Labor Department issues final rule to expand availability of association health plans

On June 19, 2018, the Department of Labor issued a final rule that changes the definition of “employer” under the Employee Retirement Income Security Act (ERISA) in an effort to make association health plans (AHPs) more broadly available to small employers and their employees. The final rule is scheduled for publication in the Federal Register on June 21, 2018.

ERISA is the 1974 federal law that generally regulates health coverage offered by large employers and pre-empts state insurance requirements for self-funded coverage.

The final rule will make it possible for more small employers and their employees to join AHPs, which generally are considered large group health plans that are not subject to insurance market requirements for small group and non-group health insurance products that were enacted as part of the Affordable Care Act (ACA). For example, AHPs would be exempt from requirements for small group and individual market policies to cover the ACA’s 10 essential health benefits.

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In response to proposals for new payment models, HHS declines to advance any for future testing

On June 13, 2018, the Department of Health and Human Services (HHS) released responses by Department of Health and Human Services Secretary Alex Azar to the comments and recommendations of the Physician-Focused Payment Model Technical Advisory Committee (PTAC) on a dozen proposals for physician-focused payment models (PFPMs) reviewed by the committee, and sent to HHS between October 2017 and May 2018. HHS did not accept any of the proposals for broader implementation.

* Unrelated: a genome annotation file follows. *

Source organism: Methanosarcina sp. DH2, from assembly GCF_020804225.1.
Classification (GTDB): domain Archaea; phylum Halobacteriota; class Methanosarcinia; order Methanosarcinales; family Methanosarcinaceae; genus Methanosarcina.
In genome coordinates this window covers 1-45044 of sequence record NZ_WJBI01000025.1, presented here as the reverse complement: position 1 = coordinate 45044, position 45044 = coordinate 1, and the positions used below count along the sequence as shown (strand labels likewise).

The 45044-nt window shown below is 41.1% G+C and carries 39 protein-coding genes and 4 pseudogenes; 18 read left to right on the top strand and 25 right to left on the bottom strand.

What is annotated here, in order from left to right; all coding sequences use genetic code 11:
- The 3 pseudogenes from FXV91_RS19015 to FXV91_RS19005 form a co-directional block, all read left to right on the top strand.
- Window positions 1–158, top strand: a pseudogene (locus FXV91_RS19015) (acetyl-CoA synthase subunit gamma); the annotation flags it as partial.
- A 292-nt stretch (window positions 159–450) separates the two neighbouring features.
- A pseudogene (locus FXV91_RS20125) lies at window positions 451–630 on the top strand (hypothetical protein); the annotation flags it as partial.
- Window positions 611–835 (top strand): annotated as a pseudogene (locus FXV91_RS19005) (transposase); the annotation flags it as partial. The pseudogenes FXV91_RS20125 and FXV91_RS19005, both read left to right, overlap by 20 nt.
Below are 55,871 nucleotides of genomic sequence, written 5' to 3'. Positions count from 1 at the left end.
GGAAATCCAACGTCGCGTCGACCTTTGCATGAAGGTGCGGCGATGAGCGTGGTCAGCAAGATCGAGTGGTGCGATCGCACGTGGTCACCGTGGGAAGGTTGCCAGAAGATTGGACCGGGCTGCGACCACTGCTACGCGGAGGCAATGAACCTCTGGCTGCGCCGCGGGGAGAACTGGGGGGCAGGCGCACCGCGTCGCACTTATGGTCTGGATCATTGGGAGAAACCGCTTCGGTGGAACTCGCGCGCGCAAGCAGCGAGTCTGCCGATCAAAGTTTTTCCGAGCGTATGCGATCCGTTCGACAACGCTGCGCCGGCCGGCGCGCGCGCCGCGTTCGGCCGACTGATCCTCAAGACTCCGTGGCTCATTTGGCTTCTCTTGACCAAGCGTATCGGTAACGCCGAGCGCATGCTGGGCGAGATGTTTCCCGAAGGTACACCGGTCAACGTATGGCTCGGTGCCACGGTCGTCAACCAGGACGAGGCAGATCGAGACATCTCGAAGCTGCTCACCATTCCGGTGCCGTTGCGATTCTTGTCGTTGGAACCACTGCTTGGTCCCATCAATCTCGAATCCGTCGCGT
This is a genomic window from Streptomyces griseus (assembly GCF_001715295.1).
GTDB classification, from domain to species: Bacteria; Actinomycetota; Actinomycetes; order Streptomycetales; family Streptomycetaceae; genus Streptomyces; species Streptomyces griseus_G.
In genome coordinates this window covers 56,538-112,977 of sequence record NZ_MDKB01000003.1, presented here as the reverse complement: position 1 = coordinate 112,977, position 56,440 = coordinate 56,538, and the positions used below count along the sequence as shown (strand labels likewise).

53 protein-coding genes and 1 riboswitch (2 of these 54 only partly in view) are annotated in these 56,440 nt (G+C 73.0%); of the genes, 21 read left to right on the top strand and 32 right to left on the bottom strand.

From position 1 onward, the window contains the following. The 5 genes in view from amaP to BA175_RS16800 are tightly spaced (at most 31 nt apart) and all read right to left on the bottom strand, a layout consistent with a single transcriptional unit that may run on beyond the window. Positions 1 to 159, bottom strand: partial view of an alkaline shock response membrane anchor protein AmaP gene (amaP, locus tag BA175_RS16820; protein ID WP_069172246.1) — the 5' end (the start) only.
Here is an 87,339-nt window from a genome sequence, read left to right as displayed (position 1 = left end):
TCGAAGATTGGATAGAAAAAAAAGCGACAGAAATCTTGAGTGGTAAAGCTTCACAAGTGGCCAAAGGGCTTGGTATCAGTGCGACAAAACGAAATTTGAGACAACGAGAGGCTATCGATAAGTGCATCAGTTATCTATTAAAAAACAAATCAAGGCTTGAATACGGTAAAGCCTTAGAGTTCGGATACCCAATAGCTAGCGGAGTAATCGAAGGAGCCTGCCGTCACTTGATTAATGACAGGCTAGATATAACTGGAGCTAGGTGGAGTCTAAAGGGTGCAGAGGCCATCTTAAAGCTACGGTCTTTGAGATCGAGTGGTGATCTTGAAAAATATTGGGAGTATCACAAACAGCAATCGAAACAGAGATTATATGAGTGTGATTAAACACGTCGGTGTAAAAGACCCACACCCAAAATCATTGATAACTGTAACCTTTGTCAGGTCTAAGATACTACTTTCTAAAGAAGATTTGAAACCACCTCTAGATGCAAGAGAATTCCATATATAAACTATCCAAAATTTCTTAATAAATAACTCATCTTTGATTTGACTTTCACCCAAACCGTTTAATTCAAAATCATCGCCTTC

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Key highlights of the Volcker Rule proposal

On May 30, 2018, the Federal Reserve Board approved a 373 page notice of proposed rulemaking (the “proposal”) to amend the regulations implementing the Volcker Rule (the Rule), a centerpiece of the Dodd-Frank Wall Street Reform and Consumer Protection Act (the “Dodd-Frank Act”).  The proposal aims to simplify and tailor the compliance requirements of the Rule, which was finalized back in December 2013 to prevent banks from engaging in proprietary trading and from owning hedge funds or private equity funds. The proposed changes were jointly developed and approved by the Federal Reserve Board (FRB), the Federal Deposit Insurance Corporation (FDIC), the Office of the Comptroller of the Currency (OCC), the Commodity Futures Trading Commission (CFTC), and the Securities and Exchange Commission (SEC).

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Legal entity reporting: Common challenges and banking industry practices

Optimizing your legal entity regulatory reporting process

Background for legal entity reporting

Depending upon the legal entity structure and headquarters of a parent bank, several different reporting forms are used to identify legal entities and associated information, including their purpose and type of legal form. This information is used for monitoring compliance with laws and regulations including by the Federal Reserve Board of Governors (“Federal Reserve”): the Dodd-Frank Act, the Sarbanes-Oxley Act, the Gramm-Leach-Bliley Act, Regulation Y (Bank Holding Companies and Change in Bank Control), Regulation YY (Enhanced Prudential Standards), and Regulation QQ (Resolution Plans).  This information is also an important component in regulators determining an institution’s level of complexity.